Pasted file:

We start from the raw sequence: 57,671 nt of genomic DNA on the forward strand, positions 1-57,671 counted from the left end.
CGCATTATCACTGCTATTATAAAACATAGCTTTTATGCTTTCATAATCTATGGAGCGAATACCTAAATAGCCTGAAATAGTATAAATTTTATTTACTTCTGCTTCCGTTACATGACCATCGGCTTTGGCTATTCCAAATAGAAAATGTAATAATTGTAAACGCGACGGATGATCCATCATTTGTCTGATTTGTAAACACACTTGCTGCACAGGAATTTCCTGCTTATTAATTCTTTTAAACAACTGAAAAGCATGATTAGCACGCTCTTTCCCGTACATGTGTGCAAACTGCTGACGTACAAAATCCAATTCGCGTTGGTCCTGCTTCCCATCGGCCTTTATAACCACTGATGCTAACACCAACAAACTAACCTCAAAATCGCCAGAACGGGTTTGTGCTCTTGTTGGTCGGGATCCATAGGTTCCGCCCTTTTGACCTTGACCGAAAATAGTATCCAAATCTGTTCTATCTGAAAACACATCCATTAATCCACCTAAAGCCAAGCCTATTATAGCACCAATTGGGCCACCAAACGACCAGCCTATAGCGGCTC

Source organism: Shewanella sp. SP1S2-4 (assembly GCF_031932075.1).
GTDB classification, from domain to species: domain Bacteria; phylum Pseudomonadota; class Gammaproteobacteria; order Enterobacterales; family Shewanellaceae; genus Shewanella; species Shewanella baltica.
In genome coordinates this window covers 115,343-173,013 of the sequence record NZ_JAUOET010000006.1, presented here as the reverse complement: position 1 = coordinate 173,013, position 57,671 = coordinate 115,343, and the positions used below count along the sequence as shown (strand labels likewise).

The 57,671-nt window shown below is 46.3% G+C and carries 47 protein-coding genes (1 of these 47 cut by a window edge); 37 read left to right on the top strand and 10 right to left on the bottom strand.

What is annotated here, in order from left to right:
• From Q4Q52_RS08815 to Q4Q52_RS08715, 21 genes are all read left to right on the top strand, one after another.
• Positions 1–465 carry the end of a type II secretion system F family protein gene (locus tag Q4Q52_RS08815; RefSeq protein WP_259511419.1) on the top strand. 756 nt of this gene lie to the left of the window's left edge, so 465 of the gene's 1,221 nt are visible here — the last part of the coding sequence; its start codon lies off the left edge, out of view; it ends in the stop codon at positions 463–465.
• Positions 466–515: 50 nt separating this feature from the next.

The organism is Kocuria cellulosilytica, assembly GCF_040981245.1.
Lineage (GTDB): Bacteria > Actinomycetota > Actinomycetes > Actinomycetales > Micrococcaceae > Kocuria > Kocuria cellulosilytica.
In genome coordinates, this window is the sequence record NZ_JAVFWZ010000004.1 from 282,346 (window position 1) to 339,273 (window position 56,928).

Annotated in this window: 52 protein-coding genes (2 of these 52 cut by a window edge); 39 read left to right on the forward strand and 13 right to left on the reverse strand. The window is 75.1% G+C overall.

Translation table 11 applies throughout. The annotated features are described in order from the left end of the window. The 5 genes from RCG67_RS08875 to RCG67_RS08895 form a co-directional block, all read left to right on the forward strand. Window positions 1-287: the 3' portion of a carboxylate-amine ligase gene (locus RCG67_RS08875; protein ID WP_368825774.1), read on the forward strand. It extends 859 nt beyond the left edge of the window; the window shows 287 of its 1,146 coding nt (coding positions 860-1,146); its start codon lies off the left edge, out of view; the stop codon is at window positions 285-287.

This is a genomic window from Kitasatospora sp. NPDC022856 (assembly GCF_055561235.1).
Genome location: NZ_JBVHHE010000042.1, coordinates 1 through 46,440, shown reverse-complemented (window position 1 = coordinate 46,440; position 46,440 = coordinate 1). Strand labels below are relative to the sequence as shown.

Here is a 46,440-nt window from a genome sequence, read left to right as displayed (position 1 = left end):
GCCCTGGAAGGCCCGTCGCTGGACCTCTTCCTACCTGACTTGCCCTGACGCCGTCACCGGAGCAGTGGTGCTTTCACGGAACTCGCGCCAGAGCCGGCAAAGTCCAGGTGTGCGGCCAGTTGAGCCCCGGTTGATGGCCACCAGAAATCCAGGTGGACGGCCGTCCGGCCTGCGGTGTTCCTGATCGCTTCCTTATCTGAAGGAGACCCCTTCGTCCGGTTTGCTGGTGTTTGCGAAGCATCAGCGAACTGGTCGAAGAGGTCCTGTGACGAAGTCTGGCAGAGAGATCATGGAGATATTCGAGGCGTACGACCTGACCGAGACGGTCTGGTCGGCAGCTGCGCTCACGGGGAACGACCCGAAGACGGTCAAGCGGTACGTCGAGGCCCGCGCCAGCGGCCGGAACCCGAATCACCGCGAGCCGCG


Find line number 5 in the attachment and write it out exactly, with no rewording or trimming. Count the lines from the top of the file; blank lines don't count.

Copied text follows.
In genome coordinates this window covers 115,343-173,013 of the sequence record NZ_JAUOET010000006.1, presented here as the reverse complement: position 1 = coordinate 173,013, position 57,671 = coordinate 115,343, and the positions used below count along the sequence as shown (strand labels likewise).